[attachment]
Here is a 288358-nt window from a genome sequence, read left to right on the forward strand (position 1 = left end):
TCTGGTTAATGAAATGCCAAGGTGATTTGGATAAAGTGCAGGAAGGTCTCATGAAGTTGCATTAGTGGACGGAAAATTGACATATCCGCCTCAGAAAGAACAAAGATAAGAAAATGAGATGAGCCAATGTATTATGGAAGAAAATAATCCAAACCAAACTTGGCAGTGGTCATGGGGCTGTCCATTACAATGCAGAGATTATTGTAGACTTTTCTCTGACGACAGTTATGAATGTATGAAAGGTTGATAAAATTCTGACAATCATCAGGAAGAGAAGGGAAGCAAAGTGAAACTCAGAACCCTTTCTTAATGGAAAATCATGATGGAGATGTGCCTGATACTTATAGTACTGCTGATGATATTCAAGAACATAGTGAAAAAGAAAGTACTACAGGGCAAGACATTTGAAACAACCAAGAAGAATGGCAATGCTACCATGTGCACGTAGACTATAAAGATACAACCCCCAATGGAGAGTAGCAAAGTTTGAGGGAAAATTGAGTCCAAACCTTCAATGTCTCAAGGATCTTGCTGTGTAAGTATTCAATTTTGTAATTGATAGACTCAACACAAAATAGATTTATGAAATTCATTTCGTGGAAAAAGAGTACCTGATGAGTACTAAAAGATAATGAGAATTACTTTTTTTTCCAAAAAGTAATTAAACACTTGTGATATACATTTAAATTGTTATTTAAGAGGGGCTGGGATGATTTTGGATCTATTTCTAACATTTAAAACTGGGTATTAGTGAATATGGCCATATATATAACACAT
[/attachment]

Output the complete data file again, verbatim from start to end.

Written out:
Here is a 288358-nt window from a genome sequence, read left to right on the forward strand (position 1 = left end):
TCTGGTTAATGAAATGCCAAGGTGATTTGGATAAAGTGCAGGAAGGTCTCATGAAGTTGCATTAGTGGACGGAAAATTGACATATCCGCCTCAGAAAGAACAAAGATAAGAAAATGAGATGAGCCAATGTATTATGGAAGAAAATAATCCAAACCAAACTTGGCAGTGGTCATGGGGCTGTCCATTACAATGCAGAGATTATTGTAGACTTTTCTCTGACGACAGTTATGAATGTATGAAAGGTTGATAAAATTCTGACAATCATCAGGAAGAGAAGGGAAGCAAAGTGAAACTCAGAACCCTTTCTTAATGGAAAATCATGATGGAGATGTGCCTGATACTTATAGTACTGCTGATGATATTCAAGAACATAGTGAAAAAGAAAGTACTACAGGGCAAGACATTTGAAACAACCAAGAAGAATGGCAATGCTACCATGTGCACGTAGACTATAAAGATACAACCCCCAATGGAGAGTAGCAAAGTTTGAGGGAAAATTGAGTCCAAACCTTCAATGTCTCAAGGATCTTGCTGTGTAAGTATTCAATTTTGTAATTGATAGACTCAACACAAAATAGATTTATGAAATTCATTTCGTGGAAAAAGAGTACCTGATGAGTACTAAAAGATAATGAGAATTACTTTTTTTTCCAAAAAGTAATTAAACACTTGTGATATACATTTAAATTGTTATTTAAGAGGGGCTGGGATGATTTTGGATCTATTTCTAACATTTAAAACTGGGTATTAGTGAATATGGCCATATATATAACACAT